Home cooking is the key. I want to order in, have my life delivered to the door. The takeout menus entice me. From three courses on china to burgers handed through sliding windows, it all sounds good and I request all for take home. But this is not the way. I must light the flame and chop the veg. I can’t have a life prepared by others. I can share recipes and suggestions; this is help not displacement. I can stand and cook with others and together make the feast. I cannot sit and wait to be served. I stand at the range while the sauce simmers and it comes clear; I am my own meal.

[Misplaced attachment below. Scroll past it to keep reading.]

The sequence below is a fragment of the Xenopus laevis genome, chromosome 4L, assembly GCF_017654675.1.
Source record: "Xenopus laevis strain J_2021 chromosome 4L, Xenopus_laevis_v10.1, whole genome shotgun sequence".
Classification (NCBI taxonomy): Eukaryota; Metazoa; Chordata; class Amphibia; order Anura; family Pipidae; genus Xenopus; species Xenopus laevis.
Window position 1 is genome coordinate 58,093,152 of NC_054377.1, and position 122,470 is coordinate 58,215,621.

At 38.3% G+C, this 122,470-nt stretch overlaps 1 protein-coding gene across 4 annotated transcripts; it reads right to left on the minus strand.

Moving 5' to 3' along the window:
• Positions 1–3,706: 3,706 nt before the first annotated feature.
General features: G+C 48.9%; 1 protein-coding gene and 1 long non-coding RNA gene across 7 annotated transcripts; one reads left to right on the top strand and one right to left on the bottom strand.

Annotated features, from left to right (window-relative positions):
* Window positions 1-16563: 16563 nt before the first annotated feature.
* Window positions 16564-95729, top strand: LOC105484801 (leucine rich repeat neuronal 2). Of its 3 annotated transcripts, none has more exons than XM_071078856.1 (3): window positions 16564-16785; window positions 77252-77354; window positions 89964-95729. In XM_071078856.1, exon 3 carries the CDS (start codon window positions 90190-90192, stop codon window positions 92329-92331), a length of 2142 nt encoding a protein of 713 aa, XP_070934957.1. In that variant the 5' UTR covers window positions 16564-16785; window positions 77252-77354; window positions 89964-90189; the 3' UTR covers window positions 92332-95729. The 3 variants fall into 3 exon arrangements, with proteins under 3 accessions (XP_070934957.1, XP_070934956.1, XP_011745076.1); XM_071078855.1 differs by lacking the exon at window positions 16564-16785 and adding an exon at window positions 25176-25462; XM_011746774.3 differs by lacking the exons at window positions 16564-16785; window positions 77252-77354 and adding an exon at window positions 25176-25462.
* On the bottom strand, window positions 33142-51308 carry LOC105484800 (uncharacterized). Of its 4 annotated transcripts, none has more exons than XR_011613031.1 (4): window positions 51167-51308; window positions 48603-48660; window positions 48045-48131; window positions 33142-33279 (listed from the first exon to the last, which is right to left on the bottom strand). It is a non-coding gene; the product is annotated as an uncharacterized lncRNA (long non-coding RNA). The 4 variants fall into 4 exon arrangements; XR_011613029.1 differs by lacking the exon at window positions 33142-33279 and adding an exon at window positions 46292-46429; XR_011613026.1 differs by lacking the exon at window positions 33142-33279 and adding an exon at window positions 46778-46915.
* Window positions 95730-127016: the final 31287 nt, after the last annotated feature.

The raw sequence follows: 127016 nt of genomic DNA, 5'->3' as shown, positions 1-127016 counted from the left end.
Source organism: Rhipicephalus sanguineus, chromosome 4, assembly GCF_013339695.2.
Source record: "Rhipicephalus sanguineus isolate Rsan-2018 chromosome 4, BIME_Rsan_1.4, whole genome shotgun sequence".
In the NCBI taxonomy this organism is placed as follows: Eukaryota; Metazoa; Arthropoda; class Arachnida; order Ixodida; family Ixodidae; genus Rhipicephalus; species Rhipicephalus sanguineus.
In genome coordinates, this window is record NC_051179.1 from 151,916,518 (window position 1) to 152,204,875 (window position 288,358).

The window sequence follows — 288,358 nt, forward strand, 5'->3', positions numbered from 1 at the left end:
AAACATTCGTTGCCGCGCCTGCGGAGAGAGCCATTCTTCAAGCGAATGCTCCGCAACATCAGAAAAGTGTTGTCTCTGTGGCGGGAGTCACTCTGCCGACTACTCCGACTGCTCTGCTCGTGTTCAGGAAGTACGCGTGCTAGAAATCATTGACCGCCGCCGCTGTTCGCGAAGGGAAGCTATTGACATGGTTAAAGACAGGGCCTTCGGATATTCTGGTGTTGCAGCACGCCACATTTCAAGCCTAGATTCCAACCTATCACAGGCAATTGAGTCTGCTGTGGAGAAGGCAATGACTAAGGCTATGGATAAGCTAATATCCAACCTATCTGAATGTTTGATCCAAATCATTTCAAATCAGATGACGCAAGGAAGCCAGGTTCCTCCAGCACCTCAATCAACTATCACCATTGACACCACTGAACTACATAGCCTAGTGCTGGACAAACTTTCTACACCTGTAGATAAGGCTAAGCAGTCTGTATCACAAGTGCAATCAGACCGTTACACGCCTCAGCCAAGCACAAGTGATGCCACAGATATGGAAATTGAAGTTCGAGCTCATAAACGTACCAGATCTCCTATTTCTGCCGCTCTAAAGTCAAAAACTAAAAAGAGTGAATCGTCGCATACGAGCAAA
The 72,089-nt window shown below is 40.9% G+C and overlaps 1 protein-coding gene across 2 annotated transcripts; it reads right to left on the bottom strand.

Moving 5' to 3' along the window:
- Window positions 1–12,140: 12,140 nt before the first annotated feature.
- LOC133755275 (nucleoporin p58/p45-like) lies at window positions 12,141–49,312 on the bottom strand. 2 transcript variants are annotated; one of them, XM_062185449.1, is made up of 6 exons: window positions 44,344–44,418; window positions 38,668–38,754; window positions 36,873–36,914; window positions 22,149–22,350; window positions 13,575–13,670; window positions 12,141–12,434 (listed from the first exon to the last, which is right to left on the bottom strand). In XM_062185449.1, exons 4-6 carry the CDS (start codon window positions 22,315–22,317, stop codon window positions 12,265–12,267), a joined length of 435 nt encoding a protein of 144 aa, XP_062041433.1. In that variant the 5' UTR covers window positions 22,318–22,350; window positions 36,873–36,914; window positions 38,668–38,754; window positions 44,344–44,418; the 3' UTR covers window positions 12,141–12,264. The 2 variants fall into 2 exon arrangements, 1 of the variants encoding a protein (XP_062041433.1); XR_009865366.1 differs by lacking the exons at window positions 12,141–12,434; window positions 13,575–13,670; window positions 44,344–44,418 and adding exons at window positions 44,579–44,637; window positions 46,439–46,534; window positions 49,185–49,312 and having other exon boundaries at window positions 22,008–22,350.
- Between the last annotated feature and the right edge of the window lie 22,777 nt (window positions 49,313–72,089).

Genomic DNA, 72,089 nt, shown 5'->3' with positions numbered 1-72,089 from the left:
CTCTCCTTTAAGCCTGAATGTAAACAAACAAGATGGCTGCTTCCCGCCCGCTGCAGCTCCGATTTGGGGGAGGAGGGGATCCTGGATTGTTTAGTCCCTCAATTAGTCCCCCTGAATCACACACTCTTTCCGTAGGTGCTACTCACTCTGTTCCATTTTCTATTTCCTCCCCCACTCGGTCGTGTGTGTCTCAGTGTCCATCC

Nothingness won’t necessarily consume you but it does block the view.
I wake early and watch the lazy rain
fall in slow fat random drops.
I view it with silent awe,
only part of my recently somnolent mind bewildered.
Dawn advances toward me and I register a new concept:
snow, it is snow; the sky had been,
too dark to allow me to see the white,
all I could comprehend was the fall.
The lighter the sky becomes
the more the precipitation behaves like snowfall.
I muse this to my sponsor and she laughed,
“Well, we all misname things in the dark,
Sweetie, lighten up and give yourself a break.”
You are reading selections from Sober on the Way to Sane and More Lines From My Life by Sherrie Theriault